This is going to be a short one, but I feel like I should have something on the page until I have a more cohesive rant in mind.

Pick up a Terry Pratchett* paperback at any bookstore, and you will more than likely see the following review quote on the back cover:

“”Think J.R.R. Tolkien with a sharper, more satiric edge.”
Houston Chronicle

It is difficult to coherently expressive how infuriated I get over this innocuous little nine-word blurb, faithfully reprinted on every single Discworld paperback Harper-Collins produces; of course, since the entire purpose of this blog is to put righteous anger into words, I might as well do so. Simply put, comparing Terry Pratchett to J.R.R. Tolkien is the work of a man who has no idea what the fuck he is talking about.

The Discworld books are the textual equivalent of Monty Python; a more apt comparison in literature would be The Hitchhiker’s Guide To the Galaxy for fantasy instead of sci-fi. Pratchett started out mocking fantasy tropes and clichés, but somewhere along the line his world established itself beyond a simple comedy prop; Discworld uses a fantasy setting to poke fun at and explore the human condition. He begs comparison to Jonathan Swift**, not Tolkien.

And yet the comparisons continue. Every single author who sets foot in the field of fantasy and approaches moderate success will be compared to Tolkien. That’s okay. It’s something that happens when people write fantasy, as inevitable as slash fiction and interminable message-board arguments over who the greatest swordsman in X setting is. It’s not worth The Finger.

No, what makes this blurb so utterly egregious is the reviewer’s total lack of concern for accuracy. One would be hard pressed to find two authors filed in the “Fantasy/Sci-Fi” section more dissimilar than Messers Pratchet and Tolkien. The prose, the characters, the message, the setting, the themes, the points on which the plot hinge – there is nothing to tie The Lord of the Rings to the Discworld books beyond the latter occasionally poking fun at the former – in which case, if you’re bound and determined to stay within the fantasy genre, you might as well compare Pratchett to Robert E. Howard or Michael Moorcock. Or theForgotten Realms roster, for that matter.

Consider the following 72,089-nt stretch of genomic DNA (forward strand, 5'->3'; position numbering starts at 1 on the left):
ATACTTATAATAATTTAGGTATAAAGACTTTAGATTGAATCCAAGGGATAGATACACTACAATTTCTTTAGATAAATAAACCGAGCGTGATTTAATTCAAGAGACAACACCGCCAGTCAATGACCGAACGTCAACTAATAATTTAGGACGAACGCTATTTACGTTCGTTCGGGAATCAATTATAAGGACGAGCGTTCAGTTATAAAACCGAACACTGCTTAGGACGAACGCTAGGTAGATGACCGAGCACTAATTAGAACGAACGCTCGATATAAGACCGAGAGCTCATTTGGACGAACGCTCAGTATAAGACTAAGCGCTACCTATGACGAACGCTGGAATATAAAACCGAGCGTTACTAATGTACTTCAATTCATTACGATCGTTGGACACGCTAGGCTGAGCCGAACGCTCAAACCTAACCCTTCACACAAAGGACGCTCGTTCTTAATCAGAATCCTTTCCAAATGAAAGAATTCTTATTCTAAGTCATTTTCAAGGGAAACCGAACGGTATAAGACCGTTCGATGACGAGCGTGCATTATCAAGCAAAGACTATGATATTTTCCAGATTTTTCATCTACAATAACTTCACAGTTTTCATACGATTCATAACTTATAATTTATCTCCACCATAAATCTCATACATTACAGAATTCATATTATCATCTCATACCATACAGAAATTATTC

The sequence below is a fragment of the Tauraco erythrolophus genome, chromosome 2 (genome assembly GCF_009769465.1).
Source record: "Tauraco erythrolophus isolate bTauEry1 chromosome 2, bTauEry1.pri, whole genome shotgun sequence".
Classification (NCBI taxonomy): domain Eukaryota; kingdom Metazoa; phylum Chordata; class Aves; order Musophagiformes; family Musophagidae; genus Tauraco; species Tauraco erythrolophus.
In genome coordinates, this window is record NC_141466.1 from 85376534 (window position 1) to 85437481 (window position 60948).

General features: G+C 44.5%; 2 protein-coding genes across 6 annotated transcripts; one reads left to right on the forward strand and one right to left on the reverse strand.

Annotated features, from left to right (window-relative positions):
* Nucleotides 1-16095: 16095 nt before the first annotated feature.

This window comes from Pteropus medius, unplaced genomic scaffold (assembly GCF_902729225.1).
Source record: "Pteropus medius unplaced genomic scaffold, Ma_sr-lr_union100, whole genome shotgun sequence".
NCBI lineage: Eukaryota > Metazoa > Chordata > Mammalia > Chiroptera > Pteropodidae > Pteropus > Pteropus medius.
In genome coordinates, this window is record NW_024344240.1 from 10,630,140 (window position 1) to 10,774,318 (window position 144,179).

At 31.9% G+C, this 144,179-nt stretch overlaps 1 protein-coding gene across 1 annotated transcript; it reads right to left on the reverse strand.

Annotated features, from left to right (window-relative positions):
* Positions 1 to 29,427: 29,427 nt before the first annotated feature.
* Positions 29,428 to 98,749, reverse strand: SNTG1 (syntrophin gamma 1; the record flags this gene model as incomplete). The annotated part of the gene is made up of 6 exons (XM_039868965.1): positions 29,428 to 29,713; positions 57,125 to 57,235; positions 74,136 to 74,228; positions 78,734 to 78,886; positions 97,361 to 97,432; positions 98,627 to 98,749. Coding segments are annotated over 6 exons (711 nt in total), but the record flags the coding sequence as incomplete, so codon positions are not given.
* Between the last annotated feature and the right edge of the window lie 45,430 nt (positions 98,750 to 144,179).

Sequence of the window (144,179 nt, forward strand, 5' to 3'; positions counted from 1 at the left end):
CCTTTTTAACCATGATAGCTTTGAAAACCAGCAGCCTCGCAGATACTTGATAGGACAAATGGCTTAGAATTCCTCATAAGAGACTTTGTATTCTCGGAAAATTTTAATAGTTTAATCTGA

I won’t pretend to be outraged because a critic employed by the Houston Chronicle doesn’t read fantasy. Fucking shocker, right? What sets my most expressive digit twitching is a person who is lucky enough to be employed to do the following: 1) Read books. 2) Digest contents. 3) Inform other prospective readers of the quality, content and nature of said books. This person has a book before him that apparently falls outside his narrow scope, and he cannot be bothered to either educate himself enough for an apt comparison, or provide a useful and truthful description to readers. It’s lazy, and downright dishonest. Literature deserves better.

So, gentleman (or lady) from the Houston Chronicle, you receive The Finger. Not just because you don’t read speculative fiction – but because, faced with a book that happened to fall within that genre, you failed to comprehend it on any level and just dropped the only name you could remember. And because Harper-Collins sees Tolkien’s name and thinks money, I have to see your banal fucking quote every time I browse through the “Ps” in a bookstore’s fantasy section.